Selecting representatives of a target population
In this step, we introduce the principles, purpose and types of sampling methods that are used in epidemiological studies in eye care. To obtain correct estimates of prevalence or other epidemiological measures, all the analyses done have to be weighted according to the sampling method used.
As you read through this article, consider the challenges that a researcher may face when trying to conduct a cross-sectional study in a densely populated urban setting versus a sparsely-populated rural setting.
Definition of sampling
Sampling is a procedure by which some members of a given population are selected as representatives of the entire target population. A sample is, therefore, a subset of the target population.
Why do we use samples?
Collecting information from everyone in a large population would be logistically impossible and financially prohibitive. By using a sample from the population of interest we can:
Sampling and representativeness
To ensure that a sample is representative, we must clearly define the target population, sampling frame and the sample selection process. The purpose is to make sure that the study findings (say, for example, on the prevalence of cataract) are similar to those we would find if we conducted a census of the whole population.
In other words, we “trade-off” the above “practicality” factors vs. the “certainty” that we would have by “taking a census” of the entire population.
IMPORTANT: The idea of a sample is to make inferences about the whole population. Key terms in sampling include:
We determine the sample size at the planning stage of any research study. Selecting the sample size is not an exact procedure. It is an exercise in balance between cost (resources needed) and the precision of the prevalence estimates that are to be made.
We should not carry out any study unless we are confident that the sample size is large enough to give the minimum required precision.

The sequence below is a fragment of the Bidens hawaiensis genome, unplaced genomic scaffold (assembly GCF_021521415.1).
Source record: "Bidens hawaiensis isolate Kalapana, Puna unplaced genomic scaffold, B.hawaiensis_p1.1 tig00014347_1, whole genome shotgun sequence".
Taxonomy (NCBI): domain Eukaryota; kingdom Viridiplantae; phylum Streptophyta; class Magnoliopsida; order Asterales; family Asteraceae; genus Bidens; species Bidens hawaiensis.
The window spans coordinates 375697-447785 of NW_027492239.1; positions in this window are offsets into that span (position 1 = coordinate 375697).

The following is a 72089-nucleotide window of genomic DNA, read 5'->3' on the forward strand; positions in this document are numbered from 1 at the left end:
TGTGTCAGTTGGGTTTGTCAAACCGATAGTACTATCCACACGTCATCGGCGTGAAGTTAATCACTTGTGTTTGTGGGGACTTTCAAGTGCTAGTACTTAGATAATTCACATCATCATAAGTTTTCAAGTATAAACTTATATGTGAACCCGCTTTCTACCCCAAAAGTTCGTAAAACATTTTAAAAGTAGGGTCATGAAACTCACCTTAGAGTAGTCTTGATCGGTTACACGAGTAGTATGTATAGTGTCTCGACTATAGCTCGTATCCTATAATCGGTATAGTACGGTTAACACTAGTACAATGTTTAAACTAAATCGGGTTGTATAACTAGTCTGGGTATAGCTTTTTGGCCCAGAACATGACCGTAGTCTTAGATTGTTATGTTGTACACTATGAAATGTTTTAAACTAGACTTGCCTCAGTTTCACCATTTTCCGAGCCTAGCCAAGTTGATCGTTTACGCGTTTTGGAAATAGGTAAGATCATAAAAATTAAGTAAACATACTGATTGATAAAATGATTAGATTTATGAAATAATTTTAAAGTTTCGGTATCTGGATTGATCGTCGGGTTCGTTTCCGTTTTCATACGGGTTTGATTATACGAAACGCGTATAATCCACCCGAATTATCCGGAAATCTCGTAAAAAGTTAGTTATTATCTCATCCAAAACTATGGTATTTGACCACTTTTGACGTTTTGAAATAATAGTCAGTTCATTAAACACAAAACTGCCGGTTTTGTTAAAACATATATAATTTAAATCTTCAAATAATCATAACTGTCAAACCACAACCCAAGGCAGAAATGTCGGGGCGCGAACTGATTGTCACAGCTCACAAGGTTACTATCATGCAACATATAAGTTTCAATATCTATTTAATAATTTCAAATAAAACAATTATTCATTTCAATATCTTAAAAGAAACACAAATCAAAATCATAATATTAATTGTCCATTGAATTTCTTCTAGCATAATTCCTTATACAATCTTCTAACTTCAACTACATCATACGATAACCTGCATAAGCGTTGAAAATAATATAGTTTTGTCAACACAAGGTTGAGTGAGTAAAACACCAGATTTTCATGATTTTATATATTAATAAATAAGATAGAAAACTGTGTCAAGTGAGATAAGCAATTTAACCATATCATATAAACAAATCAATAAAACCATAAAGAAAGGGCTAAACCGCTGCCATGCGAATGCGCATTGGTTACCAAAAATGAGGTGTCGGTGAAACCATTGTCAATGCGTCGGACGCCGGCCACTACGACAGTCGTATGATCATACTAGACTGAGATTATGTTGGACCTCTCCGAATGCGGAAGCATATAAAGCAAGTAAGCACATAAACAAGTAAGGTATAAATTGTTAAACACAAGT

A. Probability sampling methods
B. Simple random sampling: Each individual in a target population is enumerated and assigned a number. The sample size required is randomly selected by use of a table of random numbers. Everyone has an equal chance of being selected.
C. Systematic random sampling: We do this by taking every nth person on a list. For example, every 6th person. This method can result in a biased sample. For example, if we use an electoral list, family members may be listed in groups. The sampling interval is made regular in order to select the required sample size. Systematic random sampling can be simpler to administer than random sampling and in some circumstances, such as in a large sampling area, it may guarantee more uniform distribution throughout the survey area.
The challenges in carrying out random or systematic sampling are that, in some settings, population lists may not be available or populations may be scattered, so it would make the process of sampling inefficient. No sample will be exactly the same as the true population, there will always be some effect of sampling, this is known as the sampling error.
Simple random sampling has simple statistical properties, so we can easily measure our likely sampling error and establish the range in which true prevalence is found.
Multi-stage cluster sampling
We use cluster sampling in situations when it’s not possible to carry out the systematic random sampling. For example, creating a list of all households in a large population. Clusters are smaller groups within which we then carry out a random sampling.
Multi-stage cluster sampling is carried out in two stages:
Sampling frames and probability proportional to size
Within a sampling frame, each sampling unit may be variable in size. That is, there may be different numbers of people within each sampling unit and this will affect the odds of selection between large and small units.
Therefore, a technique called probability proportional to size (PPS) is applied to ensure an equal chance of selection across the sampling frame. When we sample through PPS, people in larger population units have the same chance of being included as those in smaller population units.
Advantages of cluster sampling
Disadvantages of cluster sampling
Sampling within clusters
There are various methods that can be used:
Differences between sampling error and no error
Sampling error ALWAYS occurs when samples are examined instead of whole populations. It can be measured (standard error). It cannot be prevented but it can be reduced by increasing the sample size.
Non-sampling error cannot be measured. It can be prevented or minimised by carrying out a well-designed and conducted the study. When considering the results from a prevalence survey, both types of error have to be considered, as both affect the estimate of the prevalence obtained in the sample.
In summary, “True prevalence” in a population of interest is influenced by: